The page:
Are hotels as green as claimed?
Guests at hotels have grown accustomed to reading bath and bedroom cards asking to save the planet by reusing towels, save water by showering with a friend, and to save trees by using emails instead o
Guests at hotels have grown accustomed to reading bath and bedroom cards asking to save the planet by reusing towels, save water by showering with a friend, and to save trees by using emails instead of printing press releases. Hotel Meeting Coordinators offer pens, pads and plates made from recycled materials, and offset their carbon footprints by donating to organizations in remote parts of the world. All these attempts by hotel management appear to put guests on notice that they are good corporate citizens concerned with protecting the environment.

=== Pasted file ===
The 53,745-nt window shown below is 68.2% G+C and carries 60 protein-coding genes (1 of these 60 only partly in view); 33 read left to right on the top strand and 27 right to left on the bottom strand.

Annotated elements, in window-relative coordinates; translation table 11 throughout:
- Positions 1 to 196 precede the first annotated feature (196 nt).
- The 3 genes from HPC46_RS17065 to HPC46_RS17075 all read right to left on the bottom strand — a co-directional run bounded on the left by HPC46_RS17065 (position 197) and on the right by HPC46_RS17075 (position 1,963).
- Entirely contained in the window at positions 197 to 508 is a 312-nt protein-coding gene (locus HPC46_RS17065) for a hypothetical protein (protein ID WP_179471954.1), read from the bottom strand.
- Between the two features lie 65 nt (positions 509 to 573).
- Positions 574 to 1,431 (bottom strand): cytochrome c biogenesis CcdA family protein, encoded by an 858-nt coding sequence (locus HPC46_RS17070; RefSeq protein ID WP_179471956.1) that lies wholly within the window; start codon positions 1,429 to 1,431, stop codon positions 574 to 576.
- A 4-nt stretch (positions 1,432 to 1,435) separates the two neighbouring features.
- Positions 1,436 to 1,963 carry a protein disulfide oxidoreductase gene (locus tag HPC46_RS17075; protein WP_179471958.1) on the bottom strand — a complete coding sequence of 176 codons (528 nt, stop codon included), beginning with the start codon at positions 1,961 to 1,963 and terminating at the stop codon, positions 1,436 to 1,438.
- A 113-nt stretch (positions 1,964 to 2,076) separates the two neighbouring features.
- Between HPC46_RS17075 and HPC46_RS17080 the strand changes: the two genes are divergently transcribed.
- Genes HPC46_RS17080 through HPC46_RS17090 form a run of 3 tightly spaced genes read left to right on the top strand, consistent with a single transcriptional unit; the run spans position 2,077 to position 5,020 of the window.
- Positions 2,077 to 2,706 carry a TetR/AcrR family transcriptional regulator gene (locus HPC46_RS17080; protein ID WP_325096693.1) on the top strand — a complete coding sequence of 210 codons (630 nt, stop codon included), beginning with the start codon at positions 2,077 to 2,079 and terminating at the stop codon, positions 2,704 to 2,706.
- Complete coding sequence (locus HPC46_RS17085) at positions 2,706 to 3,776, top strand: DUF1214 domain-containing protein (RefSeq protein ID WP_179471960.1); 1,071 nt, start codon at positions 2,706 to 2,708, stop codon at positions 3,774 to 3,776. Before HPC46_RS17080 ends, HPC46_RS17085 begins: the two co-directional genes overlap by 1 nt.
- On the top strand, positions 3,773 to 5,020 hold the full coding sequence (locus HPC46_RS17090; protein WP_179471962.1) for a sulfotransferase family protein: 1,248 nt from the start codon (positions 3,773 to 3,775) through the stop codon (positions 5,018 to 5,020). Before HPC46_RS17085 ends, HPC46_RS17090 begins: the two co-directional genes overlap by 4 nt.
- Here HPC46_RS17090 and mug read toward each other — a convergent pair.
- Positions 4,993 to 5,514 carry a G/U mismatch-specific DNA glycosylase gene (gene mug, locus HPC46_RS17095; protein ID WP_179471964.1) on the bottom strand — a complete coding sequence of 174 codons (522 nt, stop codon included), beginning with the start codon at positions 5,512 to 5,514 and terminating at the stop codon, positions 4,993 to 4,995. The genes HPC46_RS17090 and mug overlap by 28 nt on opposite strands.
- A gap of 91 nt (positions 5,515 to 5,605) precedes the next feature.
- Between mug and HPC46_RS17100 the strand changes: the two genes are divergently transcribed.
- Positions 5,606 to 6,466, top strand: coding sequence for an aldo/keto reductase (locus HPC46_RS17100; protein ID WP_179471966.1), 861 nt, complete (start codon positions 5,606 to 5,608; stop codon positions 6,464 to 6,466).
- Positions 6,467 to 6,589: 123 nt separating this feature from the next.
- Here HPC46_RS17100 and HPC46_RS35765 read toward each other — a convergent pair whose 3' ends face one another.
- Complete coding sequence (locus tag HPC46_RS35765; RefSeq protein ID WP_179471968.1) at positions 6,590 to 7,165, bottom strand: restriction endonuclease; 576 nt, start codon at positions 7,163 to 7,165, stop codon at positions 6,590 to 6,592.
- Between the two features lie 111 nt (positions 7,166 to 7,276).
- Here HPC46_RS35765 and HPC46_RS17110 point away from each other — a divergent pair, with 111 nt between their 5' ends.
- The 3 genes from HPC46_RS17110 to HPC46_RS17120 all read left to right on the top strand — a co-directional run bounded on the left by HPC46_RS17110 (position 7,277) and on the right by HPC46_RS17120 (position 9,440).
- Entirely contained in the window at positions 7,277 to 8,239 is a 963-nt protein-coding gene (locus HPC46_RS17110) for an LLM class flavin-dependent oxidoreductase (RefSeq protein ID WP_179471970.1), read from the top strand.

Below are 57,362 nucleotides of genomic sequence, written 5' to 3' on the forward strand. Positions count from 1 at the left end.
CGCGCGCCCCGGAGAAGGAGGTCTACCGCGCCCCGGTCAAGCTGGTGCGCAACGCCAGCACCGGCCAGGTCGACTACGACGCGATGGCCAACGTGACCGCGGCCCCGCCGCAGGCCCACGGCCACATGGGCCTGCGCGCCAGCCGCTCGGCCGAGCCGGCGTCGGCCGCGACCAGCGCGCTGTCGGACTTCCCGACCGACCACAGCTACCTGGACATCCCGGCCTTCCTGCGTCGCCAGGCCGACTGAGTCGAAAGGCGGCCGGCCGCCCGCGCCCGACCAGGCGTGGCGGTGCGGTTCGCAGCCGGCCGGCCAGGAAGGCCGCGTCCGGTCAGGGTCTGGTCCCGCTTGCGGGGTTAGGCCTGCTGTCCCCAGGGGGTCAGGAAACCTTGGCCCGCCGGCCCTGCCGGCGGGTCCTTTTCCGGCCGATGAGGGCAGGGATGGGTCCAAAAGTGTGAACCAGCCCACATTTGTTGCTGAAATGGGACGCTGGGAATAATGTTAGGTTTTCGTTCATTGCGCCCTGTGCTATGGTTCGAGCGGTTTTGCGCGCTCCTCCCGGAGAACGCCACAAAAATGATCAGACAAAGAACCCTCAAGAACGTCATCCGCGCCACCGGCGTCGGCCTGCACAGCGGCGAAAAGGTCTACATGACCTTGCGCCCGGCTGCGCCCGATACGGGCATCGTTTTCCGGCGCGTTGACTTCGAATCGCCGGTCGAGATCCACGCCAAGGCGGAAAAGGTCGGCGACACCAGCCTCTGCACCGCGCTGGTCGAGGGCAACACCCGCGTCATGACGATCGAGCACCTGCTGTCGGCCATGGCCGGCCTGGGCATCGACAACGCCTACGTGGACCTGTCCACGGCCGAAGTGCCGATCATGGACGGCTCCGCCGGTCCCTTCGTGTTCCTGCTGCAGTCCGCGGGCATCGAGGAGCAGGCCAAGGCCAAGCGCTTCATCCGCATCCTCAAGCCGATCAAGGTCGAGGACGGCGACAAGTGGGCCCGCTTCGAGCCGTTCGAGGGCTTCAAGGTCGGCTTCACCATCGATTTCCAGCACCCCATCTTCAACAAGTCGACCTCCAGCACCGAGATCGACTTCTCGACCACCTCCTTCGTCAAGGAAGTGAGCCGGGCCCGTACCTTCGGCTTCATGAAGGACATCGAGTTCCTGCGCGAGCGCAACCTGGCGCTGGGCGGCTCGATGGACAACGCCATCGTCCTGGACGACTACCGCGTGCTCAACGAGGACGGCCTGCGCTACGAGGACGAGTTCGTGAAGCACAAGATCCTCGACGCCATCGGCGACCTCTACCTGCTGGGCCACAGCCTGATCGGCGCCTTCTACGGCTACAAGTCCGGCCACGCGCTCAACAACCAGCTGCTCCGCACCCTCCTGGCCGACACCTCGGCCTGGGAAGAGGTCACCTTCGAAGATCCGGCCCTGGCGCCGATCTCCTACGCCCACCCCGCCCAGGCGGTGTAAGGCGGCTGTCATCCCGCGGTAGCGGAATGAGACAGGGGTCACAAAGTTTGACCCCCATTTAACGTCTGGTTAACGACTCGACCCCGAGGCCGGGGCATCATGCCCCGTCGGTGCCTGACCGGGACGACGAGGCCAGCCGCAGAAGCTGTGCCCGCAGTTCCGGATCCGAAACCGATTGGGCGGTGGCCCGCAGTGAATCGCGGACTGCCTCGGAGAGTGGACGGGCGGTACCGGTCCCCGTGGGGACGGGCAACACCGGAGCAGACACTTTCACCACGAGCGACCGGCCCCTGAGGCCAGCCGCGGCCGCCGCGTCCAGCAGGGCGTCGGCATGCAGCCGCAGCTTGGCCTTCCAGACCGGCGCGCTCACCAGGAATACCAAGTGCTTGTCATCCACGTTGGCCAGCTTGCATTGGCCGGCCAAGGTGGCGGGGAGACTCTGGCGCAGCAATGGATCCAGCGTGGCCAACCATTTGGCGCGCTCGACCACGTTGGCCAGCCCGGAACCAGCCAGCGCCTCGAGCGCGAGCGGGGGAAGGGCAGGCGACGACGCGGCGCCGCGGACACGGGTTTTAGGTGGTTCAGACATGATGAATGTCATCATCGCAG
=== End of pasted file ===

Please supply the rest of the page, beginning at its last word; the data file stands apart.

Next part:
Although “going green” is excellent public relations, the soft-sweet-spot that many hoteliers are not willing to address are the toiletries in guest bathrooms that are tested on animals. When asked if the products offered to guest as amenities were tested on animals, some major brands refused to respond to the query, franchised properties claimed they make no purchasing decisions at the local level, while global brands indicated that the information was proprietary.
Hotels Leading Animal-Free Testing
Fortunately several hotel groups have recognized the importance of providing products to guests that have not harmed animals. Wyndham Hotels and Resorts offers bath-care products from Bath & Body Works brand’s True Blue Spa line that offers “…guests professional spa-quality products designed for a fun and easy spa-on-the-go experience…and there is no animal testing on these products” according to Jessica Chan of Ogilvy Public Relations Worldwide (Hong Kong).